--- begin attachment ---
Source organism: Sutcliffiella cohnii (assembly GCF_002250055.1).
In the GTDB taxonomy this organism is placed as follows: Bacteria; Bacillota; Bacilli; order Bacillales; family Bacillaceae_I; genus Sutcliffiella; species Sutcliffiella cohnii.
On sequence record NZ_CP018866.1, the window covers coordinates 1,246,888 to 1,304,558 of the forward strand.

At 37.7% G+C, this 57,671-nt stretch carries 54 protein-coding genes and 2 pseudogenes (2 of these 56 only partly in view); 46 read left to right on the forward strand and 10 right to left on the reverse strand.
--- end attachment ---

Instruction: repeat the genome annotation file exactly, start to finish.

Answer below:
Source organism: Sutcliffiella cohnii (assembly GCF_002250055.1).
In the GTDB taxonomy this organism is placed as follows: Bacteria; Bacillota; Bacilli; order Bacillales; family Bacillaceae_I; genus Sutcliffiella; species Sutcliffiella cohnii.
On sequence record NZ_CP018866.1, the window covers coordinates 1,246,888 to 1,304,558 of the forward strand.

At 37.7% G+C, this 57,671-nt stretch carries 54 protein-coding genes and 2 pseudogenes (2 of these 56 only partly in view); 46 read left to right on the forward strand and 10 right to left on the reverse strand.